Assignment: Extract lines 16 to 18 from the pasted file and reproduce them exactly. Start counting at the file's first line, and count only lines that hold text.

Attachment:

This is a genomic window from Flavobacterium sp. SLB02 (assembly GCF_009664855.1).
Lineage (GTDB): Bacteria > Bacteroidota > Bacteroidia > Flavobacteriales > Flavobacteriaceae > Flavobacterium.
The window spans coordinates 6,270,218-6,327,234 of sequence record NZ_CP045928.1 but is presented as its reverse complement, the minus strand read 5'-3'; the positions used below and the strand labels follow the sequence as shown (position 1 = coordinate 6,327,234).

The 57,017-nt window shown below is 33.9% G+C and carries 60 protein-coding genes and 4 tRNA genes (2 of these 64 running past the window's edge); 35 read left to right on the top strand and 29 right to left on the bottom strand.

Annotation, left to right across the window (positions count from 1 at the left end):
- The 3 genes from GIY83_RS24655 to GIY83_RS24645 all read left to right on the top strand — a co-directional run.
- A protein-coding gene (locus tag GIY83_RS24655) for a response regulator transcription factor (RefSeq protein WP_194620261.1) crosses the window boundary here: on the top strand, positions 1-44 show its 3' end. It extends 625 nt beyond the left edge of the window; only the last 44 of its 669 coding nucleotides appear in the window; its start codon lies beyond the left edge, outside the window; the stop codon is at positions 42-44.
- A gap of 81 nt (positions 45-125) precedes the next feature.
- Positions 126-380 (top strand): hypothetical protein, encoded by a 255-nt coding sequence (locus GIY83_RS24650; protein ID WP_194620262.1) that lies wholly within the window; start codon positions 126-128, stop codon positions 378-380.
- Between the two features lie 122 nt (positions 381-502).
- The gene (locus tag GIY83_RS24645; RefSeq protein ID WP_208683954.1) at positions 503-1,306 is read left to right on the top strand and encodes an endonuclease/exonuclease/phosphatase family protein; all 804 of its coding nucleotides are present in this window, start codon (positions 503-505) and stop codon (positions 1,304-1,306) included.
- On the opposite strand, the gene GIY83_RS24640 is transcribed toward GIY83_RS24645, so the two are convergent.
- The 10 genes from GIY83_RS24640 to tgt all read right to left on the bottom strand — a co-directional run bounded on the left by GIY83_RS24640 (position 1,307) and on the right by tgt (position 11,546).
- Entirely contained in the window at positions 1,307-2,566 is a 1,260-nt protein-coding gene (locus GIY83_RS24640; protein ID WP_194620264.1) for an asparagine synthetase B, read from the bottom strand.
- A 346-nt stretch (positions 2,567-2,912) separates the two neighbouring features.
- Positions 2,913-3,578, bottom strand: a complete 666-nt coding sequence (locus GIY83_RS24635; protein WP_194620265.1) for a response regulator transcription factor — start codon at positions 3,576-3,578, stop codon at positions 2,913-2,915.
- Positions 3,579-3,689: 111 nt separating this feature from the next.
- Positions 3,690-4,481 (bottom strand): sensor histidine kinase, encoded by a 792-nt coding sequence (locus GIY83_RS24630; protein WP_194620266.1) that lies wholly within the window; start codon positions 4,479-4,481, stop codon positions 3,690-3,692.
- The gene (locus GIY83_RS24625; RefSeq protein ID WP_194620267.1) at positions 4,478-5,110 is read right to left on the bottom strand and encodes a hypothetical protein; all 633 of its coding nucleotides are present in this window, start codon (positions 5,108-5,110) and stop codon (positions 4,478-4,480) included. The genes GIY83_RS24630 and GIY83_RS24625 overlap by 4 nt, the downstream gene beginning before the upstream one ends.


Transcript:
- Positions 2,913-3,578, bottom strand: a complete 666-nt coding sequence (locus GIY83_RS24635; protein WP_194620265.1) for a response regulator transcription factor — start codon at positions 3,576-3,578, stop codon at positions 2,913-2,915.
- Positions 3,579-3,689: 111 nt separating this feature from the next.
- Positions 3,690-4,481 (bottom strand): sensor histidine kinase, encoded by a 792-nt coding sequence (locus GIY83_RS24630; protein WP_194620266.1) that lies wholly within the window; start codon positions 4,479-4,481, stop codon positions 3,690-3,692.